By Hamilton, Dominic
Geographical , Vol. 78, No. 9
Abraham Cardozo's arm sweeps over the cut planks: mahogany, shihuahuaco and tropical cedar stacked in neat piles. In places, the wood reaches higher than our heads. A young woman checks the inventory; another half dozen are busy at their various stations. The open warehouse baking in the tropical sun, is a hive of activity: screeching, sawdust, sweat and the occasional shout.
"I'm the third generation of my family to work in this area," Cardozo tells me, his thick-set frame testament to years of hard physical labour in the forests. "First, it was the rubber boom, then the gold rush, then logging. We've been through it all. This place was completely abandoned for 40 years. I didn't see a television until I was 17."
Beyond the warehouse, trunks more than a metre in diameter await their turn in rows some six trunks wide and six deep. The trees come from the 98,500-hectare concession that Cardozo's company owns along the Brazilian border in the Peruvian department of Madre de Dios in the country's southeast. Later this year, Cardozo hopes his company will achieve Forest Stewardship Council certification for its products, only the second company in Peru to achieve this benchmark in sustainable forest management.
The outlook for Cardozo's company might be rosy, but there's a dark cloud on the horizon: the Interoceanic Highway. The paving, renovation and improvement of the road that connects Brazil with Peru's Pacific ports is one of the projects of the Initiative for the Integration of Regional Infrastructure in South America (IIRSA). The initiative, which began in 2000 in Brazil, is aimed at physically integrating all 12 South American countries through transport, energy and telecommunications infrastructure.
The Interoceanic Highway, or Interoceanica, as it's known in Peru is the first project to roll off the IIRSA mill. Total cost: an estimated US$1.3billion (0.7billion [pounds sterling]). So far, Brazil's National Development Bank (BNDES) has provided US$400million for the segment between the Brazilian state of Acre and Cusco in Peru. Additional funding has come from the Andean Finance Corporation (CAF). Peru's former vice-minister of economy, Patricia Teullet, claims the road will eventually cost Peru a percentage point of its annual GDP.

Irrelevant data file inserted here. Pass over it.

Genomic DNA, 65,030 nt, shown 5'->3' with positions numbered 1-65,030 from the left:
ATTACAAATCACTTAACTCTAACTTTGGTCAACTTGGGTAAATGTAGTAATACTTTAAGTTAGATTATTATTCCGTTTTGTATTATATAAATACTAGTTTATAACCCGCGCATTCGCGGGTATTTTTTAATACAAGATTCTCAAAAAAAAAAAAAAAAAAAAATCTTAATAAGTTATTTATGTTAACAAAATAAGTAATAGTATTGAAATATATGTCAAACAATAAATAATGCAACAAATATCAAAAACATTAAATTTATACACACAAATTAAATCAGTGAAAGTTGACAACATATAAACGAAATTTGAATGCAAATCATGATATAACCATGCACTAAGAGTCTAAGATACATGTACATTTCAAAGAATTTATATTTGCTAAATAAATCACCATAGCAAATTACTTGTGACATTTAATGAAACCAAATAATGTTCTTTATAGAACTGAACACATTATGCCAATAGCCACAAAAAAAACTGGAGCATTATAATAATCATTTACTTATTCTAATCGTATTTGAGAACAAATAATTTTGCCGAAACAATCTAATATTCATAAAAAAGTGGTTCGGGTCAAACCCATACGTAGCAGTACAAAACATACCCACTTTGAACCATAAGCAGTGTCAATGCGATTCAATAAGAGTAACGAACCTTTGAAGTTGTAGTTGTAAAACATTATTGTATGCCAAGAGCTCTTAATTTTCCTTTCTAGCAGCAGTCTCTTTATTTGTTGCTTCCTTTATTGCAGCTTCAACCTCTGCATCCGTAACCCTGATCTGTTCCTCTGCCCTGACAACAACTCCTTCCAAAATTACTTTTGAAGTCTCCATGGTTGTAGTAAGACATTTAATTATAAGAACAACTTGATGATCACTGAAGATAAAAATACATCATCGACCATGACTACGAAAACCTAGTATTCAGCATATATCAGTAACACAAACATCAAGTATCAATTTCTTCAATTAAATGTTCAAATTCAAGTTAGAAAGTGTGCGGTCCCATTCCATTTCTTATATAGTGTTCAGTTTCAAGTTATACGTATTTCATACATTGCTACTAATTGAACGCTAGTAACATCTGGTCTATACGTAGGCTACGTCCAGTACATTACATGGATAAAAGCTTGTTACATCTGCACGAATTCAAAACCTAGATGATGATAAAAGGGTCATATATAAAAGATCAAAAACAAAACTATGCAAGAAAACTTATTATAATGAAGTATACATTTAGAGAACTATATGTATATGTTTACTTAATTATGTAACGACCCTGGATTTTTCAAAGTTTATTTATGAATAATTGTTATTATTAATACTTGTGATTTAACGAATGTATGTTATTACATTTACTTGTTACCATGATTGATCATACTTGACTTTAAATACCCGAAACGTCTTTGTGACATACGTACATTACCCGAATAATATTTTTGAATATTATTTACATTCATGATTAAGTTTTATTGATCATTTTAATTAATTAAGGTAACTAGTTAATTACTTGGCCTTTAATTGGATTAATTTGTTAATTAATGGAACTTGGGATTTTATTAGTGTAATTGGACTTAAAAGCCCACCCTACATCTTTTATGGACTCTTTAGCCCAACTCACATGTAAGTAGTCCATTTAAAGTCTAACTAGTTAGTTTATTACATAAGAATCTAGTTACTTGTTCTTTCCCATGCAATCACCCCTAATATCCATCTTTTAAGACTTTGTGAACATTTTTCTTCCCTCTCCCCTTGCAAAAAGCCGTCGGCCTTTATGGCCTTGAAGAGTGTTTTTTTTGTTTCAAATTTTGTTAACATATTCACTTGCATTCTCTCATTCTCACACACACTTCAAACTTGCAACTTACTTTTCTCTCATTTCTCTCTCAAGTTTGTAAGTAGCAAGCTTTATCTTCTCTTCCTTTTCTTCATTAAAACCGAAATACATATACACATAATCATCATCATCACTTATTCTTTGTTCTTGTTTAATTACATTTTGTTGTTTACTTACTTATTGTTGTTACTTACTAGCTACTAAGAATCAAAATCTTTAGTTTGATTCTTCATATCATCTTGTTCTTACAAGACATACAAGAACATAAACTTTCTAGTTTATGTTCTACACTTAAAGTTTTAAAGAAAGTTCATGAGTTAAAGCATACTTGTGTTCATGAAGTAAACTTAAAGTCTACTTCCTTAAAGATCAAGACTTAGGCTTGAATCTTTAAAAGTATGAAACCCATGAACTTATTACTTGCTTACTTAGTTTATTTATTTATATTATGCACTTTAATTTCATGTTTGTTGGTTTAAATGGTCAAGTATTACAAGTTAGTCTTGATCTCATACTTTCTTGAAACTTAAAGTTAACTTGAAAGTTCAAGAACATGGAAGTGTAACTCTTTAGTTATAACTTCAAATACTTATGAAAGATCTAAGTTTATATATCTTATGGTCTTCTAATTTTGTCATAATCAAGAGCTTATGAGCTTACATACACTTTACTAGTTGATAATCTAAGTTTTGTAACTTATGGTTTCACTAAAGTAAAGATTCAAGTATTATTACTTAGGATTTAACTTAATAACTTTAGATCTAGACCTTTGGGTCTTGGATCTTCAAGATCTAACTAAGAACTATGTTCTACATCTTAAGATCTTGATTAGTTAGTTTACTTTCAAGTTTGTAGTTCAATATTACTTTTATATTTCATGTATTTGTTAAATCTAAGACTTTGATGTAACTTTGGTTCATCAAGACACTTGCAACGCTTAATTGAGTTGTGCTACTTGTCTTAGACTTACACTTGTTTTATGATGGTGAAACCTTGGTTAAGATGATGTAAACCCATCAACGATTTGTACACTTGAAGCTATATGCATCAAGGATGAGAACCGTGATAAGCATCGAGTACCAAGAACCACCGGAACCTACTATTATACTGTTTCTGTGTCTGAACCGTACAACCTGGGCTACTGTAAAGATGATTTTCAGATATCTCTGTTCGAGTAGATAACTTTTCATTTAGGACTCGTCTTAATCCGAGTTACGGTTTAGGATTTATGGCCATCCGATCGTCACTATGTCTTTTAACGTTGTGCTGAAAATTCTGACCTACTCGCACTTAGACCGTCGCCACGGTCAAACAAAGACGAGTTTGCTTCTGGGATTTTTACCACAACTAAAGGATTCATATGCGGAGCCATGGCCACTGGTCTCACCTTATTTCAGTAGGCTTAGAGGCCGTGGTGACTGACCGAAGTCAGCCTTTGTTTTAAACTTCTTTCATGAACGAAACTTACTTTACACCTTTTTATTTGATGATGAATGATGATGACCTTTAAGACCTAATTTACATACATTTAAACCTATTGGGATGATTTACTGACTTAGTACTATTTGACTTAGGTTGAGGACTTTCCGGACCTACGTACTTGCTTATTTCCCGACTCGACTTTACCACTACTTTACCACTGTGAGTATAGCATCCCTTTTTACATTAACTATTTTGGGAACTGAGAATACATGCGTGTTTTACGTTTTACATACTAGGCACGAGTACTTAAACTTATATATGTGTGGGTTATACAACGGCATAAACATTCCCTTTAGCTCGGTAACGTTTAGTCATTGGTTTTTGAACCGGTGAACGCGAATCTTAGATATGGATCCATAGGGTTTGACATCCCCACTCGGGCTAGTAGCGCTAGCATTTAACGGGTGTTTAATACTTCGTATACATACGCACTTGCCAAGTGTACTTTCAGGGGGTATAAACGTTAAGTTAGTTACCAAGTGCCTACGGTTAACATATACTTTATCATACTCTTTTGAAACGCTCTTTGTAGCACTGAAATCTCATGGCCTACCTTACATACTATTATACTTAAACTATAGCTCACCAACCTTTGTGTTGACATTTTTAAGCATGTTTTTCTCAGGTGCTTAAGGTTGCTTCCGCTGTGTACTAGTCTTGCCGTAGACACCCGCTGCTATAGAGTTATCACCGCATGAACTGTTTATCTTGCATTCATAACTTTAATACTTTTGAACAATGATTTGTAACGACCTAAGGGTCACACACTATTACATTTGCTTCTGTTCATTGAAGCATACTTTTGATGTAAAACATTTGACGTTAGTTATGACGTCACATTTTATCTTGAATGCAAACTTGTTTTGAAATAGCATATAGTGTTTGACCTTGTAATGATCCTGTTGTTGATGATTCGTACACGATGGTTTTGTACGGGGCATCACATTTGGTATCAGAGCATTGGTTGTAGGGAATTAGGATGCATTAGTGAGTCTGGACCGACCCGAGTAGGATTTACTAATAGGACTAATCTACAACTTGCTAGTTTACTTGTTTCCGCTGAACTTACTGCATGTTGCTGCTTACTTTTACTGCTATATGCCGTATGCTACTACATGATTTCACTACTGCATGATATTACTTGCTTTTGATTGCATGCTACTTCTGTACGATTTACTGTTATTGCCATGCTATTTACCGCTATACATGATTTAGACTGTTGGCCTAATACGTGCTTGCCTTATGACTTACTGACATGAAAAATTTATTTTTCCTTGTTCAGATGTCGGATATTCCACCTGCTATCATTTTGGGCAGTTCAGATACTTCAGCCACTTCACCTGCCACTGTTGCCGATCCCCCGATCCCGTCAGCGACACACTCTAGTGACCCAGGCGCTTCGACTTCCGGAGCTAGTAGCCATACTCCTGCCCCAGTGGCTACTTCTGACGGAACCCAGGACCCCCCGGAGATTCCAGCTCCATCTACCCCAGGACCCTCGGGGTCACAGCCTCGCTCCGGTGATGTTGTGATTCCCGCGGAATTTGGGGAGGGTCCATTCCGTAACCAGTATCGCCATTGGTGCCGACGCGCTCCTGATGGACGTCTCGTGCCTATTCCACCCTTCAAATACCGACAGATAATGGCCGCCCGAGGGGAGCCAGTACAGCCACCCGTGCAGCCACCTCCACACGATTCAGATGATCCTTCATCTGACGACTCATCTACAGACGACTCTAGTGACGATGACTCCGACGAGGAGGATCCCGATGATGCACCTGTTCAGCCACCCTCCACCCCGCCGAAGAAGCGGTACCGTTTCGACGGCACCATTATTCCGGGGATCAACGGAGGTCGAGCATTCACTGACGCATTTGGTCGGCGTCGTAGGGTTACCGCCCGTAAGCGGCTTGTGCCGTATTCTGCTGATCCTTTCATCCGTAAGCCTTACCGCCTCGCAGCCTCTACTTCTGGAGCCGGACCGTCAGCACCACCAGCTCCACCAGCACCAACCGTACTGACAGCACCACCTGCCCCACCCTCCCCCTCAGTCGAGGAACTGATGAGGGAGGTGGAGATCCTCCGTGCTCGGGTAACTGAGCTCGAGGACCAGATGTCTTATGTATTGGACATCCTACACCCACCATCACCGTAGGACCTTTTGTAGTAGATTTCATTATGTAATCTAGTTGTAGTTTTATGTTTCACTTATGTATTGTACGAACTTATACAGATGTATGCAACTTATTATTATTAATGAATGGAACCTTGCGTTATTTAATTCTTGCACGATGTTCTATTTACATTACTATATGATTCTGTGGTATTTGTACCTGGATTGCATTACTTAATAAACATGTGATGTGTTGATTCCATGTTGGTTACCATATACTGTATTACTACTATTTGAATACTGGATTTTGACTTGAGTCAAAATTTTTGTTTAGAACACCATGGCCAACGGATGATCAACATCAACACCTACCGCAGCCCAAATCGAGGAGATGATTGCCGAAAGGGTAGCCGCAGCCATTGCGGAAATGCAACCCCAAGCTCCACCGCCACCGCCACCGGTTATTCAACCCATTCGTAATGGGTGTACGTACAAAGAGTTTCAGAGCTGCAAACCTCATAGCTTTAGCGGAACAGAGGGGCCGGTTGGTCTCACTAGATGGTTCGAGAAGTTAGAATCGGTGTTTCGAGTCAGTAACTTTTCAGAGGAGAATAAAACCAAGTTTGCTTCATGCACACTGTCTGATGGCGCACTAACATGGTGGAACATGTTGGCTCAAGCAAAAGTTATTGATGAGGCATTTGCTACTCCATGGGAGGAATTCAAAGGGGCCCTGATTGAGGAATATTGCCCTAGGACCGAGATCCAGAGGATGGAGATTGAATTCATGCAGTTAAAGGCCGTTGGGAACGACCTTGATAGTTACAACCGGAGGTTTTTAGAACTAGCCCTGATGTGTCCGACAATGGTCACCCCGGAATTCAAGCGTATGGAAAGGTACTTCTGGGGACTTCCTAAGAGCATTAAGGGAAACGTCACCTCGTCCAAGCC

The Brazilians' willingness to pay for the paving of a road front the Brazilian Amazon up and over the Andes and back down to the Pacific may sound surprising, but it's actually a national priority. At present Brazil's Amazon products either have to be trucked all the way south, over the Andes to Chile's ports, or shipped from Amazonian or Atlantic ports and then around Cape Horn, both of which are expensive routes. With the coming of the paved highway, Brazil's central, northern and western exports--its tropical hardwoods. beef and increasingly, its huge soybean production--will be able to reach the markets of the Pacific Basin faster and cheaper. The Peruvians hope that, in turn, their exports--including potatoes. coffee wool and cement--will boom.
Brazil already sends 18 per cent of its exports to Asia. It's now the world's second-largest soybean producer and its major beef exporter. Both of these industries are responsible for the high rates of deforestation in Brazil's Amazon. Although overall deforestation is thought to have decreased recently, huge amounts of forest have been cleared and will continue to disappear. The western Amazonian state of Mato Grosso, about 1,500 kilometres west of Cardozo's concession, felled an area of rainforest equivalent to that of Belgium in 2003 alone. Deforestation along the road between Cusco, Puno and Madre de Dios' capital Puerto Maldonado nearly doubled between 1995 and 2005 to 360,000 hectares per year.
The fear is that the highway will not only increase the rate of deforestation in both countries, but will also increase the pressure on Peru's forests, especially if the country emulates Brazil's agricultural development. …